We can be a nation of dreamers and a nation of laws

09/28/2017 10:30 am ET

By Josh Kaufmann

On a hot day before the end of the school year, I sat in my classroom with Wajid, a tall and reedy senior who had immigrated to the United States five years before. At the time, he didn’t speak a word of English, but our school opened its doors to him. Curious and intelligent, Wajid wasn’t just fluent in English by the end of high school—he was our valedictorian.

“Mr. Kaufmann, I have a question,” Wajid said. “Will my name be in the newspaper?” Thinking that he was eager to see his name published in The New York Times, I tried to let him down gently. “Probably not, Wajid. Valedictorians don’t appear in the big papers. But maybe a small one, like the Queens Gazette.”

Wajid stared at the linoleum floor. Finally he looked up at me, his voice quavering, “I’m sorry. Then I cannot be the valedictorian.”

In that moment, I realized that Wajid, like thousands of other students in our schools today, was undocumented. Because this conversation took place before President Obama’s Deferred Action for Childhood Arrivals (DACA) program, he had no protection from deportation for a crime committed unknowingly when he was a child. Far from being a criminal, Wajid did all the things our country asked of him. He went to school, worked hard, and got straight A’s. Now on the threshold of graduation, the door opened by our school was going to slam shut in his face due to America’s incoherent immigration system.

The Supreme Court, in Plyler vs. Doe (1982), ensured that immigrants could attend public school because holding children accountable for their parents’ actions “does not comport with fundamental conceptions of justice.” But state and federal laws created hurdles as he tried to pursue higher education and a career. Wajid was ineligible for federal tuition support, and in 30 states he would also be ineligible for in-state university tuition. Without DACA, he could not work legally to cover college expenses.

Ending DACA is economically foolish. America has educated the Dreamers in our K-12 schools. Why wouldn’t we incorporate them into the workforce where they can improve communities, create new products, and pay taxes?

Our nation, from its very founding, was a nation of immigrants and children of immigrants. Founding Father Alexander Hamilton was an immigrant, as was jeans maker Levi Strauss. Walt Disney was the son of an immigrant. What could be more American than the blue jeans, Disney movies, and a $10 dollar bill? The hard work, creativity, and entrepreneurial drive of immigrants are part of what has made this country great, and we should not shut the door to them.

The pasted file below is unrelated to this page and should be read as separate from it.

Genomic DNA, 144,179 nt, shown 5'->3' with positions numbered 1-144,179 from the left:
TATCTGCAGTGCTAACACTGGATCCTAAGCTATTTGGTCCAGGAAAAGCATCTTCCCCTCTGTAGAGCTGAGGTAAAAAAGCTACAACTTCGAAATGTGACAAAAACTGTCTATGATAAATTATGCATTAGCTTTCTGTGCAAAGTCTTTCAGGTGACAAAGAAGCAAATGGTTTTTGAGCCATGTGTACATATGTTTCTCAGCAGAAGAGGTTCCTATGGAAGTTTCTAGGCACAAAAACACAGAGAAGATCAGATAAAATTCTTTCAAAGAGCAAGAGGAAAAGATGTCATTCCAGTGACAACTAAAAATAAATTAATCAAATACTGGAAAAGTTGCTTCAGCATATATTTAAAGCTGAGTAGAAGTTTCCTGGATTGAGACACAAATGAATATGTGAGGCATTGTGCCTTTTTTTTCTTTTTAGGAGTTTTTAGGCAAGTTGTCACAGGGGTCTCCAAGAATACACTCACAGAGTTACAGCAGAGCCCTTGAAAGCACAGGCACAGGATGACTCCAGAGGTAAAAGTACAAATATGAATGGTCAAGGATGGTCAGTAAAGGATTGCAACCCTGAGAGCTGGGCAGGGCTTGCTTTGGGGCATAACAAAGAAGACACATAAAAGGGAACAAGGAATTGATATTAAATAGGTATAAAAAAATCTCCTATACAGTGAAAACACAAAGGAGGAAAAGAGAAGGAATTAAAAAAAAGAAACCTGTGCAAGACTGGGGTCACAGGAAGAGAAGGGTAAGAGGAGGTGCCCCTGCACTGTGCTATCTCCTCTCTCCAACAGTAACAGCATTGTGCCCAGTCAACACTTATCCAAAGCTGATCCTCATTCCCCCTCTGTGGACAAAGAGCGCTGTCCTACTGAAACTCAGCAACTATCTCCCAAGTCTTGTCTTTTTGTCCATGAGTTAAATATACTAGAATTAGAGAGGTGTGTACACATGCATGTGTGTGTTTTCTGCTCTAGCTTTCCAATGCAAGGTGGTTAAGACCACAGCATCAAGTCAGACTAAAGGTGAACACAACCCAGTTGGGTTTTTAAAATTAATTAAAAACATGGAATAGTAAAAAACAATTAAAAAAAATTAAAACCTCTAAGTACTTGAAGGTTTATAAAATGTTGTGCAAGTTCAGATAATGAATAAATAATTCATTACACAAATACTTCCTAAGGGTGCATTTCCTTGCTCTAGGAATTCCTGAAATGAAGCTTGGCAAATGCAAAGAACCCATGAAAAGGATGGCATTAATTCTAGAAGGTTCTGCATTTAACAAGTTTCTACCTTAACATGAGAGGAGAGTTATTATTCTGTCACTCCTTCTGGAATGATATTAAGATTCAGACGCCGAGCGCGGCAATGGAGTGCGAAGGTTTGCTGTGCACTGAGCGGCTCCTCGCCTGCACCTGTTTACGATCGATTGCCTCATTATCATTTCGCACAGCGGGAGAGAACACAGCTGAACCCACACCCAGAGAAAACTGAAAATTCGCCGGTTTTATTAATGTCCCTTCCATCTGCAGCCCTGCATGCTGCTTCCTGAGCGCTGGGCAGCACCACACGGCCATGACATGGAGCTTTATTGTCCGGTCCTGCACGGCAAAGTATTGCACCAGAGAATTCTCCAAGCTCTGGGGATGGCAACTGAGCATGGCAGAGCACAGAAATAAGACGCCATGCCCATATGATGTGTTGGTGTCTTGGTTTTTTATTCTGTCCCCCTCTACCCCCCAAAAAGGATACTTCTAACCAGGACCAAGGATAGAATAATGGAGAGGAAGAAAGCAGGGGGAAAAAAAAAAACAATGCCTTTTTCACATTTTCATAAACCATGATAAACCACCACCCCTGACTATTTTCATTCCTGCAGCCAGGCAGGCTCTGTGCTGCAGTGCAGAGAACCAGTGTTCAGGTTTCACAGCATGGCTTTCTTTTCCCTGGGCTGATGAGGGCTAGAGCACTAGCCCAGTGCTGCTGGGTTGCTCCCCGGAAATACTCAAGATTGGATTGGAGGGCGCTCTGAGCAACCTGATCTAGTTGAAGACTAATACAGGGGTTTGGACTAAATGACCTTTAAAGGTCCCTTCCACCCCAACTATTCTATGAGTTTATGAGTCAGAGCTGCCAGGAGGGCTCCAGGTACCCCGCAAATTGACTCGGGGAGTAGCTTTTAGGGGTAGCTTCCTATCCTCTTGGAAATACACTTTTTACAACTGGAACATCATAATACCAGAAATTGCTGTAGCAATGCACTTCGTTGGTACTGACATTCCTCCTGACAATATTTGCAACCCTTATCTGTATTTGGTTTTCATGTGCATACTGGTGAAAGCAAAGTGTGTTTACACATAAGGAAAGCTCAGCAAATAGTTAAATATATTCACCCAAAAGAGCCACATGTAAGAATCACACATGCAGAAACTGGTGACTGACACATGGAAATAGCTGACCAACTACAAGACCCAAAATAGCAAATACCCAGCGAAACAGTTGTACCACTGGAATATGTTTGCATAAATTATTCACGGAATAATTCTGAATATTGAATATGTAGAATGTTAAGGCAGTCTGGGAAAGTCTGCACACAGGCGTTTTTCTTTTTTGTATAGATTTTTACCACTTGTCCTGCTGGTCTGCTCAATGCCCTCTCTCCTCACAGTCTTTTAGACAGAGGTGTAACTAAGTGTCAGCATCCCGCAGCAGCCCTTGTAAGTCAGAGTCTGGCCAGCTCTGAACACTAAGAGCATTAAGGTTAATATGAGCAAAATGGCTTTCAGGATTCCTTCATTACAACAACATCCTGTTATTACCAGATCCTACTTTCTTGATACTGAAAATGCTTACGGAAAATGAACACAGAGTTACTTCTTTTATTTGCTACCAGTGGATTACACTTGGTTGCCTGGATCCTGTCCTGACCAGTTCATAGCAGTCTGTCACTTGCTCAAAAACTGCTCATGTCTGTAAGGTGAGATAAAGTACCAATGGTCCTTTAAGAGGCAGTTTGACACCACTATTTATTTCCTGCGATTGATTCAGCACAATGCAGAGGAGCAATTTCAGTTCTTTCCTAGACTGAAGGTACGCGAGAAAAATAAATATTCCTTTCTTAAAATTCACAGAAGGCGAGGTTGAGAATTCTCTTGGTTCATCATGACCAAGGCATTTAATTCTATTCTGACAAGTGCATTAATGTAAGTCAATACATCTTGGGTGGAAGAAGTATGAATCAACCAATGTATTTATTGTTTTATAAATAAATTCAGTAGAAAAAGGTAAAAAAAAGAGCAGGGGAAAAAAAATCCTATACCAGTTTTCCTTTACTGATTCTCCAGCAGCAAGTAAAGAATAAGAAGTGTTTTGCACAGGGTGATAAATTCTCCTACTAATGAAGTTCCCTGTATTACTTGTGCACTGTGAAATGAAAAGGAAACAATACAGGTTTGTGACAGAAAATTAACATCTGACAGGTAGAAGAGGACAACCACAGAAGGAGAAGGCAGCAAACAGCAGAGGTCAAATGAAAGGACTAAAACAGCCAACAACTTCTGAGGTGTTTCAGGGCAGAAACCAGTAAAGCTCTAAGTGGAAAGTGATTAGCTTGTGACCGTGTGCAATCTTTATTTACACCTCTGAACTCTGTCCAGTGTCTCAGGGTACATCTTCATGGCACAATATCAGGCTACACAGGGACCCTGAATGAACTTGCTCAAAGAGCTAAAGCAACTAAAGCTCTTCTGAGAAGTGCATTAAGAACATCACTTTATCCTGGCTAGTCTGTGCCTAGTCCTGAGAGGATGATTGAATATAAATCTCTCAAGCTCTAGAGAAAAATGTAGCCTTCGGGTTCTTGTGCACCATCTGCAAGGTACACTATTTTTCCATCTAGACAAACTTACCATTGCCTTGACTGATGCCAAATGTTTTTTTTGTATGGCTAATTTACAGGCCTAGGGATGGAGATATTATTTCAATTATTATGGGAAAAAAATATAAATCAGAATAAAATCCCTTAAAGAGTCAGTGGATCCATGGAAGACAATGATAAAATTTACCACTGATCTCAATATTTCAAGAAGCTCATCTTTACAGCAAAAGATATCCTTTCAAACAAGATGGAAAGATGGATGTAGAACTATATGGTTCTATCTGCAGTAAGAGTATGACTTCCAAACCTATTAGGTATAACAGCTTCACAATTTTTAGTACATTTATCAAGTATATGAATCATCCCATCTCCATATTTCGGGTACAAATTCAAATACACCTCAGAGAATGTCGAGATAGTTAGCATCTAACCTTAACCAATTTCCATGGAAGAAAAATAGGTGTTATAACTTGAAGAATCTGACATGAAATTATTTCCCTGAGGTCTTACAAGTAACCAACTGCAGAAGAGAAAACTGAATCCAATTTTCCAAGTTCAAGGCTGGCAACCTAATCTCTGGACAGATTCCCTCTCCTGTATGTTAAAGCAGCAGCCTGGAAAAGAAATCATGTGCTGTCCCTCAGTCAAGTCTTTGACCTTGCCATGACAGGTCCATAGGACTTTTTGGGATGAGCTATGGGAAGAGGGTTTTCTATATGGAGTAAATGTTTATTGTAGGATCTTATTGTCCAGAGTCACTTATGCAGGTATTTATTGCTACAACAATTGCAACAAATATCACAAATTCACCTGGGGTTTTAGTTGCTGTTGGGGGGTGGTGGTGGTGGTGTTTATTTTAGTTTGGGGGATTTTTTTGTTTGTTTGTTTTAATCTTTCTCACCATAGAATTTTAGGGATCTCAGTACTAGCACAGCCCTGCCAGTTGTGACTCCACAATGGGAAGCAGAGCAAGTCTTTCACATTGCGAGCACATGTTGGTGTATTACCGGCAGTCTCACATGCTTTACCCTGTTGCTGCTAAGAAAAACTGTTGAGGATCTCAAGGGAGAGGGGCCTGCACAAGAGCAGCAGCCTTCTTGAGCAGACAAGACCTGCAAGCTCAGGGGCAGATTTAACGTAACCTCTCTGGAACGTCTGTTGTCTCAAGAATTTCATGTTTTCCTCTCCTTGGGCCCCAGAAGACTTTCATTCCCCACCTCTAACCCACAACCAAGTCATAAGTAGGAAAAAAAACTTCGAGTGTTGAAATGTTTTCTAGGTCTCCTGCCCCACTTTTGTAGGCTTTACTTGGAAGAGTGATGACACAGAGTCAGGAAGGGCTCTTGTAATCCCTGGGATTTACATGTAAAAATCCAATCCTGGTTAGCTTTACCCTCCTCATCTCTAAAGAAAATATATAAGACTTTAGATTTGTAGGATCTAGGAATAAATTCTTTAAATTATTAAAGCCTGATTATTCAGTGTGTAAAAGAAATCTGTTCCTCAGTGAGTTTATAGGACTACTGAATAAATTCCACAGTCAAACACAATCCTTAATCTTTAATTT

Congress needs to act to ensure that we are both a nation of dreamers and a nation of laws:

First, pass the bipartisan DREAM Act, cosponsored by Dick Durbin (D-IL), so that the 800,000 current Dreamers can complete their education or continue in their jobs. These are students who were raised and educated here, and want to be a part of the mosaic of American society.

Second, create legislation to comprehensively restructure our broken immigration system. While there have been multiple efforts to fix this system in the past, Congress has not been able to come to consensus. Last week Illinois legislators proved that a hard-fought compromise could fix our broken education funding system. The US Congress can learn from Illinois’ example. Republicans and Democrats need to compromise by tightening immigration controls to prevent future illegal immigration while protecting Dreamers who we have educated and who want to contribute to our country.

Third, give students who have been educated in America’s K-12 schools access to federal funds for higher education if they provide a service for the nation. If motivated Dreamers join the military or serve in AmeriCorps, they should have access to Pell grants. Likewise, students who commit to careers in high-need jobs like rural medicine or STEM education should be granted access to Pell.

Teachers across the country work with undocumented students every day, and see their potential and their promise. These students can join the scores of other immigrants and children of immigrants who have made America great. Let’s not slam America’s door in their faces.

A slightly modified version of this op-ed previously appeared on Education Post.

Josh Kaufmann is the executive director of Teach Plus Illinois. He has taught in both New York and Namibia.

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